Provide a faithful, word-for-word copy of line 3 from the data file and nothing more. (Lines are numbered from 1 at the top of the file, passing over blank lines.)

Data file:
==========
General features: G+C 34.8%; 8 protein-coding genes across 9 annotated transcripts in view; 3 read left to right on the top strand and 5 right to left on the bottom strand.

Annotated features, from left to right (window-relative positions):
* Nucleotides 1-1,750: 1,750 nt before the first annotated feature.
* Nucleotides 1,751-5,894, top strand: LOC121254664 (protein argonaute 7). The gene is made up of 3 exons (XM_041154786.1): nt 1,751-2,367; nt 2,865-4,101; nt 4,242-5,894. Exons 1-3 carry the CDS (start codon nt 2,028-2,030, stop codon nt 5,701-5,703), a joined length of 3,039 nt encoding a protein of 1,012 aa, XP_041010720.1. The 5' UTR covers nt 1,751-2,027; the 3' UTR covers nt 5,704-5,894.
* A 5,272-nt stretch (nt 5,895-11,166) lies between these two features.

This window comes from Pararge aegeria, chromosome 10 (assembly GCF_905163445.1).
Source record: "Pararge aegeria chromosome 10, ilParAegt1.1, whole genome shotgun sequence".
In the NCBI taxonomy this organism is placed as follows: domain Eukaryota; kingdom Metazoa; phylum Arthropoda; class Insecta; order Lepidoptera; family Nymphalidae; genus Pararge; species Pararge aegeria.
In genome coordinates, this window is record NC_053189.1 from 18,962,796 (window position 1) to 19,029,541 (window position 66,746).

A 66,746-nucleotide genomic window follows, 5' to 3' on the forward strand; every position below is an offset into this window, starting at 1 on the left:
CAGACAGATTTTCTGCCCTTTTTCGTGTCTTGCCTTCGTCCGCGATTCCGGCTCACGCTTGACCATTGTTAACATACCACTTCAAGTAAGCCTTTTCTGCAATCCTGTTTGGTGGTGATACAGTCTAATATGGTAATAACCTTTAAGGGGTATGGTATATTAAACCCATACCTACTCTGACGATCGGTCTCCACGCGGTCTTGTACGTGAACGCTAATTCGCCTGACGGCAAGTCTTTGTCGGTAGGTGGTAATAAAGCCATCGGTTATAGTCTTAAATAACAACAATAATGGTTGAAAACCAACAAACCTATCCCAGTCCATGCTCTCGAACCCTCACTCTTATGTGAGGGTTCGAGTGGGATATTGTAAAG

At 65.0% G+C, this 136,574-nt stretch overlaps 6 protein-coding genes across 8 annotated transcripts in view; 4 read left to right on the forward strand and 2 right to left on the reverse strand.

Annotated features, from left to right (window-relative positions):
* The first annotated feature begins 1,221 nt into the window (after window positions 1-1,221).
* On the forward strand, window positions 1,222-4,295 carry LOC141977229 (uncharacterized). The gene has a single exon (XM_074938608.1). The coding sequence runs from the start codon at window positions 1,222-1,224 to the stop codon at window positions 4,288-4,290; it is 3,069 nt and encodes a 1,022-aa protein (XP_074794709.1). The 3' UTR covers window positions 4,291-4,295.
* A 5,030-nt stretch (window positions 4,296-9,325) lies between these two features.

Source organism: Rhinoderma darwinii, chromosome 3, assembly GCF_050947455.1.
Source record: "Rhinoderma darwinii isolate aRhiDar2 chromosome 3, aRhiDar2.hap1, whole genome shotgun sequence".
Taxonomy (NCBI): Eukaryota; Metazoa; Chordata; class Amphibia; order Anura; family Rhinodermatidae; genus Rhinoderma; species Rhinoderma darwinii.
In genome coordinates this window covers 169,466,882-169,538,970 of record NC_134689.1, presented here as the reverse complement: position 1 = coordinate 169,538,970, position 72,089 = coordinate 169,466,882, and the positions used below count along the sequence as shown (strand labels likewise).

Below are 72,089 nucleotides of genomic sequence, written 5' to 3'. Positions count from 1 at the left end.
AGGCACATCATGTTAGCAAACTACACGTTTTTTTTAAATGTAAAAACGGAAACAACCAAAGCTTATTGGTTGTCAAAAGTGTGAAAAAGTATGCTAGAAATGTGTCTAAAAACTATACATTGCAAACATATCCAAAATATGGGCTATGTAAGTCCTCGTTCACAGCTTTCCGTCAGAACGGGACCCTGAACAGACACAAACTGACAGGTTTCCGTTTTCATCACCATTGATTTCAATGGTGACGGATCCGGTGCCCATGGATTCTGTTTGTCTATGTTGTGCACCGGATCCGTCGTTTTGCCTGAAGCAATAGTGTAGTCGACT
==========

* Nucleotides 1-1,750: 1,750 nt before the first annotated feature.